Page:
Colombian civil society is vibrant and diverse. It makes invaluable contributions to public discourse and to raising awareness of human rights. But human rights defenders (HRDs) are frequently intimidated and threatened, and sometimes killed, often by private actors. They have been accused by high level officials of being – or being close to – guerrillas or terrorists. Such statements have also been made against prosecutors and judges. These statements stigmatise those working to promote human rights, and encourage an environment in which specific acts of threats and killings by private actors can take place. It is important for senior officials to cease the stigmatization of such groups.

It is also important that a constructive space be fostered for civil society organisations and Government to communicate. I was struck by the extent of polarization in Colombia between NGO and Government positions.

Compensation to victims

It is my understanding that the current draft law on victims’ rights – approved by the commission set up to reconcile the texts approved in the Senate and the House of Representatives – contains a definition of victim that includes victims of state agents and generally puts them on equal standing with victims of paramilitaries. It is imperative that as the draft law moves forward, that victims of both state and non-state actors continue to be treated equally.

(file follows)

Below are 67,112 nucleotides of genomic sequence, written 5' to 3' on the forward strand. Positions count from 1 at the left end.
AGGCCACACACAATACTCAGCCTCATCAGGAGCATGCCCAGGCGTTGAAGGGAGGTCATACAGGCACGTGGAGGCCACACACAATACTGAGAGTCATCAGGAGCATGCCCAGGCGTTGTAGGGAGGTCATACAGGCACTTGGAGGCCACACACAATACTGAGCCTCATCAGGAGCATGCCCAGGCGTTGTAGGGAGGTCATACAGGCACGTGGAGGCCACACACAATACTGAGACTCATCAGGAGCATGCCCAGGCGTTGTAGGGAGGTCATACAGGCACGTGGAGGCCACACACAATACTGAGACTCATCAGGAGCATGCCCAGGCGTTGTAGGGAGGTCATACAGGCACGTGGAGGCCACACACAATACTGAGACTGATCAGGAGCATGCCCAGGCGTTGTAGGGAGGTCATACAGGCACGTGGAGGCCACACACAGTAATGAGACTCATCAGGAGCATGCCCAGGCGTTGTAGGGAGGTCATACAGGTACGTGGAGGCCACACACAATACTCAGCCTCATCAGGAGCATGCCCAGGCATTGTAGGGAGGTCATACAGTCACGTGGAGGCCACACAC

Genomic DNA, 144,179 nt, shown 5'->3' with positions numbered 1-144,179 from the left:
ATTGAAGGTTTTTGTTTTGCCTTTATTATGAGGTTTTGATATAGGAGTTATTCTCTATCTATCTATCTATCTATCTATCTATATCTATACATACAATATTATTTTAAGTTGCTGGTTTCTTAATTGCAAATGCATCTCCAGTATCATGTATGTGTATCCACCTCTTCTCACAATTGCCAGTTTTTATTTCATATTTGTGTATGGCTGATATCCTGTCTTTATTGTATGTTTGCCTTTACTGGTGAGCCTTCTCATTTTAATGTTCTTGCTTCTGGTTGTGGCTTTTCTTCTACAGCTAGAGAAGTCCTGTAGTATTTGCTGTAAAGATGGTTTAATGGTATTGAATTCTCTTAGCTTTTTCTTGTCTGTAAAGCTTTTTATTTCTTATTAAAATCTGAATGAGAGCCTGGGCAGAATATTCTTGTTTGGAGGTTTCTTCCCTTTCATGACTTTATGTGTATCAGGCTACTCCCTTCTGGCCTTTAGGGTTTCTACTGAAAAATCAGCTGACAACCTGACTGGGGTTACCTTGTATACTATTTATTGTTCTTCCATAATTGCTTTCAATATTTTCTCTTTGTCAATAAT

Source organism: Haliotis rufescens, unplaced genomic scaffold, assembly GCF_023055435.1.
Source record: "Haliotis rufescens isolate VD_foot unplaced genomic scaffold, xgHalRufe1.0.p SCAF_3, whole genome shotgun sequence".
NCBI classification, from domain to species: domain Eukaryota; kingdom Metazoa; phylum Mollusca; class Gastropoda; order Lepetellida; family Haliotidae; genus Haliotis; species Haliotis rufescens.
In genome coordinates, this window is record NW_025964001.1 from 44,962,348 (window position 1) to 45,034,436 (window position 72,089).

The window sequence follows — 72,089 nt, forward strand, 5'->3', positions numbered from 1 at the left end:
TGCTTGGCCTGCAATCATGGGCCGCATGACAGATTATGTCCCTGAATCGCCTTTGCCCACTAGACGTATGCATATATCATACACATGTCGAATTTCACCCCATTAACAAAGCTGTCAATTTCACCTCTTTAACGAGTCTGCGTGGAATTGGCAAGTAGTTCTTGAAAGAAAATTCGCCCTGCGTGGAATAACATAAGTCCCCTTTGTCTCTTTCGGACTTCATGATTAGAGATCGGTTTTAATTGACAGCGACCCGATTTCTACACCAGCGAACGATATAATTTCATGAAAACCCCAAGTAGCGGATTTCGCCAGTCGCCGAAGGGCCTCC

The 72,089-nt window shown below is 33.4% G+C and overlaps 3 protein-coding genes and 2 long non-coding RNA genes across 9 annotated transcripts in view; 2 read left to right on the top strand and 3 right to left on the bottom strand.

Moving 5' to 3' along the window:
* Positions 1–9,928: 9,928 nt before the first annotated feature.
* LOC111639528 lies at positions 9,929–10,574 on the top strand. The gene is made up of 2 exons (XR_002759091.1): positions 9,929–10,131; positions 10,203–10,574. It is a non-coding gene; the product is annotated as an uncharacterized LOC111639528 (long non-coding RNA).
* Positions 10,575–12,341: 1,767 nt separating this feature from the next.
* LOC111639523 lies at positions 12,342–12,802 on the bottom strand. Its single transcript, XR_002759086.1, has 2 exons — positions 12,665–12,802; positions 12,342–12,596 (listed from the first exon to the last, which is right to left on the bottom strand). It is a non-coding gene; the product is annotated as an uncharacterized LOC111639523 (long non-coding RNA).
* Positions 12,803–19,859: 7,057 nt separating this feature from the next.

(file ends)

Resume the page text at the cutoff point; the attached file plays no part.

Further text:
Other issues

I will be addressing a number of reforms in my full report. They will include:

· Presidential directives to the military justice system to comply with the letter and the spirit of the jurisdictional competency law.
· The undertaking of an independent investigation of the procedures and outcomes of the military justice system in human rights cases.
· All forms of incentives to members of the military for killing should be removed.
· Increased coordination, especially with respect to the tracking of cases of alleged extrajudicial executions, between those institutions responsible for investigating such allegations should be promoted.
· There should be no statute of limitations in civil suits against officials in cases of extrajudicial executions.
· The Office of the Public Prosecutor should continue to be strongly supported, and be provided additional staff, funding, and training.